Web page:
Mitigation of phosphate and sediment
Cultivated stubble and cover cropping can reduce surface runoff and phosphorus loss from land the winter before potatoes by up to 60 per cent, according to Dr Martyn Silgram of ADAS.
Furthermore, when a mustard cover crop was grown, 15-20 kg N/ha that would otherwise have been lost via leaching, was conserved in the soil. Results also show that typically 5% of rainfall and irrigation applied to potato crops are lost as runoff, the majority down stone rows.
Potatoes are often considered a ‘high risk’ crop due to the intensive tillage processes prior to planting (e.g. bedforming, destoning), raised bed systems which channel water in furrows, the frequent traffic for spraying and irrigation, and typically late harvests.
Project Leader Dr Martyn Silgram notes that soil compaction associated with these processes can limit rooting depth, reduce water and nutrient availability, reduce tuber yield and quality, increase the risk of waterlogging and tuber rot diseases, and lead to inefficient use of irrigation and fertilisers.
In conjunction with the AHDB Potatoes, the Defra-funded ‘MOPS2’ project led by ADAS is evaluating sustainable management options for the potato rotation to minimise the risk of soil compaction, improve surface infiltration, and minimise surface runoff and losses of soil (sediment), phosphorus, nitrogen and surface applied products (e.g. herbicides) to water courses.
Runoff water was collected and analysed over the winter period from replicated 60-100 m long field sections with 4° slopes on a silty clay loam in Herefordshire and a loamy sand in Shropshire.
Results from the winter before planting potatoes show the majority of surface runoff, sediment and phosphorus loss, occurs down compacted and unvegetated tramline wheelings used for spraying operations in the previous cereal. These losses can be substantially reduced via light autumn cultivation (e.g. power harrow) or the use of a cover crop (Figures 1 & 2).
This is consistent with a separate ADAS-led HGCA/Defra LINK project that is exploring methods of minimising soil compaction in winter cereals. A mustard cover crop was used before planting potatoes as it grows rapidly (locking up N that would otherwise be leached over-winter), has biofumigant properties, is not frost hardy, and decomposes rapidly.
Figure 1. Four treatments the winter before potatoes
Over-winter runoff and diffuse pollution losses were greater from the stubble tramline area compared with the stubble area. Mustard cover crops proved effective, establishing rapidly and taking up c.15-20 kg N/ha which would otherwise have been leached over-winter.
The mustard died off following frosts, with residues breaking down rapidly and disappearing well before bedforming in March. Shallow tillage produced a rough aerated surface which helped infiltration but also broke apart clods, leaving soil more vulnerable to erosion from intense rainfall events.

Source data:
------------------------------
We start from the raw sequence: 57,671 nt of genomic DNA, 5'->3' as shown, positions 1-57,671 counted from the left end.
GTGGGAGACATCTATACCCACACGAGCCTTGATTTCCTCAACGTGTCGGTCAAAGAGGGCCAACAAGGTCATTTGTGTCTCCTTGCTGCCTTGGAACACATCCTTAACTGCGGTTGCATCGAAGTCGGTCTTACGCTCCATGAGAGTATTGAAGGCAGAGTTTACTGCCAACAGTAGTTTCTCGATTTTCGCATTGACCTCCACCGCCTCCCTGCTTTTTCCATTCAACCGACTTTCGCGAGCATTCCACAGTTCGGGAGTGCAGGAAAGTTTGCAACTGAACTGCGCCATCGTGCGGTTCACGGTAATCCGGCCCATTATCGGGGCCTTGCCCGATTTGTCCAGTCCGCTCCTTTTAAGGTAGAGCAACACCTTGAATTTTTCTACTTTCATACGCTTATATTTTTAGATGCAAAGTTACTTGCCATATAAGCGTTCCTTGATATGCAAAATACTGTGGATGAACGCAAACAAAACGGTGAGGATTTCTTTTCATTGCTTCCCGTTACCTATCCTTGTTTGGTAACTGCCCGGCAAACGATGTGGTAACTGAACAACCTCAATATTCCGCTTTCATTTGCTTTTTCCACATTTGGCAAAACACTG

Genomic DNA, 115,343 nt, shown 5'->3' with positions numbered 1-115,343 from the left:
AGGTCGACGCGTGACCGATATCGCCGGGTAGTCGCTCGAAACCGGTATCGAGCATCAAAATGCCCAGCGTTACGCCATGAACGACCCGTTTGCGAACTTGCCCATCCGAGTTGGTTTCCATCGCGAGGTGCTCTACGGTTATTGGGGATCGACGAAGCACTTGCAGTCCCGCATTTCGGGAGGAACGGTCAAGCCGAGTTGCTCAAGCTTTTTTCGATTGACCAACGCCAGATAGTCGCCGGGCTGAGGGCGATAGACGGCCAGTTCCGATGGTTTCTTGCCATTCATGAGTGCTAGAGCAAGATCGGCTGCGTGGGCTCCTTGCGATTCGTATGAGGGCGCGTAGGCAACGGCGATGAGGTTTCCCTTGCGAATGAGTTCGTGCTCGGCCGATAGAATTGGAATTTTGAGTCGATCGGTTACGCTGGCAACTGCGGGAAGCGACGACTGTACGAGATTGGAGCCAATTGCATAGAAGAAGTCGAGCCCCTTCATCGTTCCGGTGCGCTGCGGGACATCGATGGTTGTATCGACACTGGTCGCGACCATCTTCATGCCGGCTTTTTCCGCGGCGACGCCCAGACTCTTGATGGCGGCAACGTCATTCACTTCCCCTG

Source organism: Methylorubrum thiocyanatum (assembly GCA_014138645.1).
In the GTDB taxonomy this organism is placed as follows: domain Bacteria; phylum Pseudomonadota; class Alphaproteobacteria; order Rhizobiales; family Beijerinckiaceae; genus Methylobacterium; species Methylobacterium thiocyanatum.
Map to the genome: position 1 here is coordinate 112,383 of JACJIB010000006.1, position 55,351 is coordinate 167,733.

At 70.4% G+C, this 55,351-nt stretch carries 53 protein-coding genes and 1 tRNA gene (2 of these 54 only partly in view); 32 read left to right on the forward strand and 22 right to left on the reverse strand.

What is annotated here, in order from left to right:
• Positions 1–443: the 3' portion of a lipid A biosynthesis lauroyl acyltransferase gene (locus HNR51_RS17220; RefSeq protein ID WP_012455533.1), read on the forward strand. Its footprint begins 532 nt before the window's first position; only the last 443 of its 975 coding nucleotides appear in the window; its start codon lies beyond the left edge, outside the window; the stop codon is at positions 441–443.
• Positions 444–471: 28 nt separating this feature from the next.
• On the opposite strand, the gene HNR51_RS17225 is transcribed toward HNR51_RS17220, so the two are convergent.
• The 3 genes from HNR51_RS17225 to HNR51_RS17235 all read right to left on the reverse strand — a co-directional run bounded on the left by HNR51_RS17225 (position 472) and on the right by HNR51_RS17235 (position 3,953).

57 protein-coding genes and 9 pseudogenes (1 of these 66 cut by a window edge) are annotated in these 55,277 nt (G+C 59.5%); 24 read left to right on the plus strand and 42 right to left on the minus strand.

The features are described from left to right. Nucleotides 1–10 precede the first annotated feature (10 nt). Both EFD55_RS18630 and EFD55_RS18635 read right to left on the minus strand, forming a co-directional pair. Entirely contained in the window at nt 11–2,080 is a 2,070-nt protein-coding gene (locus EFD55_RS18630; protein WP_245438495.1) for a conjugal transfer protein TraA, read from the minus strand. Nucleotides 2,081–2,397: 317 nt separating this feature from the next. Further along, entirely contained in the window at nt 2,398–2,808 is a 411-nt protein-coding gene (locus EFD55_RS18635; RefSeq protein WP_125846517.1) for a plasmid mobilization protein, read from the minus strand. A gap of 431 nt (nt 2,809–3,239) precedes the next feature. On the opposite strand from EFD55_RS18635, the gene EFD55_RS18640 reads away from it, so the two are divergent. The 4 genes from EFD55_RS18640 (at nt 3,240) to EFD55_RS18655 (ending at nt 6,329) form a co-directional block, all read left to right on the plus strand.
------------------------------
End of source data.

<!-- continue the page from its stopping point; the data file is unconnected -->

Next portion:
Figure 2. Over-winter surface run-off
Using the same sites as before, treatments characterised the importance of different pathways of loss in potato systems, to enable effective targeting of management options in future work. Losses from no stone rows, stone rows without traffic, and stone rows receiving spray and irrigation passes were measured (Figure 3). An additional treatment explored whether the careful use of a winged tine could break the compaction just beneath the stone layer in a no-traffic row
Figure 3. Runoff down stone row receiving traffic during 25 mm irrigation event, and lack of runoff from adjacent non-traffic rows
Stone rows had much greater losses than rows without stones, with the greatest losses from stone rows receiving repeated traffic (P<0.05; Figure 4). Losses from stone rows with traffic were 15-18% of water applied in rain and irrigation (Figure 5). The tine in a stone row proved effective at reducing losses (P<0.05) with no discernible effect on yield.
Figure 4. Runoff and sediment results during the potato season
Figure 5 Runoff by treatment, expressed as a % of rainfall and irrigation
However, if we upscale these results to reflect field-scale practice, then there is a ratio of 12:12:2 between no stone, stone, and stone traffic rows in each 24 m width. At whole field scale, overall runoff losses represented 4.2 - 5.0% of the rainfall plus irrigation water applied during the season – a significant waste of water and fuel, with implications for irrigation scheduling and yield quantity and quality. At whole field scale, it was the stone rows without traffic which were the most important location for runoff because they were so numerous, with the majority of field scale losses originating from this location.
Results show tramline wheelings are important pathways for runoff and diffuse pollution when potatoes follow cereal harvests, but with careful timing, cover crops and shallow cultivation are practical methods which can substantially mitigate such over-winter losses.
In the potato season, stone rows are the main loss pathway for runoff and associated pollutants (sediment, phosphorus, nitrogen, surface applied products). Work is now investigating a range of practical options for managing the stone rows between potato beds.
For more details contact Martyn Silgram: firstname.lastname@example.org.